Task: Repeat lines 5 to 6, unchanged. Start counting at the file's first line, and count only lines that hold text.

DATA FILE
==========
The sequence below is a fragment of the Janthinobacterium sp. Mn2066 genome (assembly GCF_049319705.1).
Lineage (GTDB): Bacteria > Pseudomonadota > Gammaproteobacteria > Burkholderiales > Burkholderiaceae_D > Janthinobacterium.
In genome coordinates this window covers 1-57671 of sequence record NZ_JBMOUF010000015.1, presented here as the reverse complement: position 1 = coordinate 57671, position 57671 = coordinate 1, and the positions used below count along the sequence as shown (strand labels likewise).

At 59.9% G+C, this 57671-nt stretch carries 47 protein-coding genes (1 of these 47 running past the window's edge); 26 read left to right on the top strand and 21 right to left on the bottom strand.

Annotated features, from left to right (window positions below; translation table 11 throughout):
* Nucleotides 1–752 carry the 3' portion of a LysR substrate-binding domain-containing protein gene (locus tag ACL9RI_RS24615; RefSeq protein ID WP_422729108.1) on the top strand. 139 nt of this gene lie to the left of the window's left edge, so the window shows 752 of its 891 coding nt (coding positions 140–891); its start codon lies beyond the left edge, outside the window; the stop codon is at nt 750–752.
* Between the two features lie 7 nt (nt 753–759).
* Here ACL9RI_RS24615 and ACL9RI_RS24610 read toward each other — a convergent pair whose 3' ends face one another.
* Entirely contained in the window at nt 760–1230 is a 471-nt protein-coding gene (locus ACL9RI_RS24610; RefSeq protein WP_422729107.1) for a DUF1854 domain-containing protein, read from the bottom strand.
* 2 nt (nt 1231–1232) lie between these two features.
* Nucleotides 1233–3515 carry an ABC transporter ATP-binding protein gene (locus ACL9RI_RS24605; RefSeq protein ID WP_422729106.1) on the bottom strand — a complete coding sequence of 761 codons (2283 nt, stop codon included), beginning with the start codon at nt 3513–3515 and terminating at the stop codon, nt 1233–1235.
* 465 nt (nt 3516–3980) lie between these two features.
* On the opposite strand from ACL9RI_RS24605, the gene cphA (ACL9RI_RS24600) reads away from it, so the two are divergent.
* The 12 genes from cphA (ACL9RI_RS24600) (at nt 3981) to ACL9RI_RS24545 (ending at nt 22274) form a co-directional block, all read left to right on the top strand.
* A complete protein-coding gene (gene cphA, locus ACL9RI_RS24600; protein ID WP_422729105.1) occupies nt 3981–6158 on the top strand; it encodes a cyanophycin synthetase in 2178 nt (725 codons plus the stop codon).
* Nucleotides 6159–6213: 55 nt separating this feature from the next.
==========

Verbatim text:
Annotated features, from left to right (window positions below; translation table 11 throughout):
* Nucleotides 1–752 carry the 3' portion of a LysR substrate-binding domain-containing protein gene (locus tag ACL9RI_RS24615; RefSeq protein ID WP_422729108.1) on the top strand. 139 nt of this gene lie to the left of the window's left edge, so the window shows 752 of its 891 coding nt (coding positions 140–891); its start codon lies beyond the left edge, outside the window; the stop codon is at nt 750–752.